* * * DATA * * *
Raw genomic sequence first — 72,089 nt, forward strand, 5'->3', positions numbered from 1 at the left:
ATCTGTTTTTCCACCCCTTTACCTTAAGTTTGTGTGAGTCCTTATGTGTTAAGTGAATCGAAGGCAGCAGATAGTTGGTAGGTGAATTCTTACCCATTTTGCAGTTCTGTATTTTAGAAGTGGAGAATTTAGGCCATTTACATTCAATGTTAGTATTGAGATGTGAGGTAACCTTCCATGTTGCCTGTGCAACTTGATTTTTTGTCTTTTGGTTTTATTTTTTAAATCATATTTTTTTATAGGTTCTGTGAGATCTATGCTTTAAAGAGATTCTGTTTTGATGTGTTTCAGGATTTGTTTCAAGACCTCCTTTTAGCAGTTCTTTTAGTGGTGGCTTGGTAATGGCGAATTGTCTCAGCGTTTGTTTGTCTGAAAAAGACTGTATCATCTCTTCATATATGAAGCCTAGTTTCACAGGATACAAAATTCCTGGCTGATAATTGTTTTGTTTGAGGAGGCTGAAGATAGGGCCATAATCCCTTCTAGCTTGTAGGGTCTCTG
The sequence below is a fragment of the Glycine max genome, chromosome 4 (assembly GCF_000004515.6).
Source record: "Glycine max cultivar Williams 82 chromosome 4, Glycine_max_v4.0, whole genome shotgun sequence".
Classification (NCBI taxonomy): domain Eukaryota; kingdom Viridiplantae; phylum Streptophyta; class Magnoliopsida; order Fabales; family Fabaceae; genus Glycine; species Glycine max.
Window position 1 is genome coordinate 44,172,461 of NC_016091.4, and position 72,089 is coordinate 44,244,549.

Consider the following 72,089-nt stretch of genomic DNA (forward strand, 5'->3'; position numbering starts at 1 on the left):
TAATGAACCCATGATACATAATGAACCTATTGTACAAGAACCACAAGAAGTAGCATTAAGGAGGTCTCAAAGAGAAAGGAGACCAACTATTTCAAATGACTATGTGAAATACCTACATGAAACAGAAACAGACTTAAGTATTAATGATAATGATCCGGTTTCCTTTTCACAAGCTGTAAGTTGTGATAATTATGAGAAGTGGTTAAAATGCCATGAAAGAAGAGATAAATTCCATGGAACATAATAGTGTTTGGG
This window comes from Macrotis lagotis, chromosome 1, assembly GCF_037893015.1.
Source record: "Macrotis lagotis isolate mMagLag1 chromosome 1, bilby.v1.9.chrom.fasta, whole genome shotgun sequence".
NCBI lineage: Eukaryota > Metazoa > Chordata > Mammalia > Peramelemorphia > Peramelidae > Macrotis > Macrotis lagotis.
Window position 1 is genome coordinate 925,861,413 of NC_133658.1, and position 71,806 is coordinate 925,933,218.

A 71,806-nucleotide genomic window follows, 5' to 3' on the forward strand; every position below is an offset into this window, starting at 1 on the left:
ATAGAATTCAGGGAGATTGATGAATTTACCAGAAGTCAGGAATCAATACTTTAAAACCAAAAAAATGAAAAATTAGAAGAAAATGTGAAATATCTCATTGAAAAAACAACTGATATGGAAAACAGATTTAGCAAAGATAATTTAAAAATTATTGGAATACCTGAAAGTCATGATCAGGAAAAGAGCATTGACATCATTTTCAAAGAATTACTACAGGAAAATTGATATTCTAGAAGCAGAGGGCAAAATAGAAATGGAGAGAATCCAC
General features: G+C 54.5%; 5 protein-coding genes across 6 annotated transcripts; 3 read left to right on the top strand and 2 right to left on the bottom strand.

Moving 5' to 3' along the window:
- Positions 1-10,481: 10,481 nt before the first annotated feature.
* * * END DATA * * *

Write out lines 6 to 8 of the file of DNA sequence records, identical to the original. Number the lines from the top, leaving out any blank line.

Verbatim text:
Window position 1 is genome coordinate 44,172,461 of NC_016091.4, and position 72,089 is coordinate 44,244,549.

Consider the following 72,089-nt stretch of genomic DNA (forward strand, 5'->3'; position numbering starts at 1 on the left):
TAATGAACCCATGATACATAATGAACCTATTGTACAAGAACCACAAGAAGTAGCATTAAGGAGGTCTCAAAGAGAAAGGAGACCAACTATTTCAAATGACTATGTGAAATACCTACATGAAACAGAAACAGACTTAAGTATTAATGATAATGATCCGGTTTCCTTTTCACAAGCTGTAAGTTGTGATAATTATGAGAAGTGGTTAAAATGCCATGAAAGAAGAGATAAATTCCATGGAACATAATAGTGTTTGGG